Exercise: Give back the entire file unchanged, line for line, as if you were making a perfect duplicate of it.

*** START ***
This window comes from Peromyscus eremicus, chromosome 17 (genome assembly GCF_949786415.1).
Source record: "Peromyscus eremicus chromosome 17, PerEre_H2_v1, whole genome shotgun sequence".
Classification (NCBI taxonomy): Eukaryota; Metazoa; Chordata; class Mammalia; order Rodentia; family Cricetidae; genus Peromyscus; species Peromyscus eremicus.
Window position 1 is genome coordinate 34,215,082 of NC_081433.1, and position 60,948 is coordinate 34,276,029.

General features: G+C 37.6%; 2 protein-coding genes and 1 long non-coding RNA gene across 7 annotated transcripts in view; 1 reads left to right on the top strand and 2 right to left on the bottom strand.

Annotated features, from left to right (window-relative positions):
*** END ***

This window comes from Peromyscus eremicus, chromosome 17 (genome assembly GCF_949786415.1).
Source record: "Peromyscus eremicus chromosome 17, PerEre_H2_v1, whole genome shotgun sequence".
Classification (NCBI taxonomy): Eukaryota; Metazoa; Chordata; class Mammalia; order Rodentia; family Cricetidae; genus Peromyscus; species Peromyscus eremicus.
Window position 1 is genome coordinate 34,215,082 of NC_081433.1, and position 60,948 is coordinate 34,276,029.

General features: G+C 37.6%; 2 protein-coding genes and 1 long non-coding RNA gene across 7 annotated transcripts in view; 1 reads left to right on the top strand and 2 right to left on the bottom strand.

Annotated features, from left to right (window-relative positions):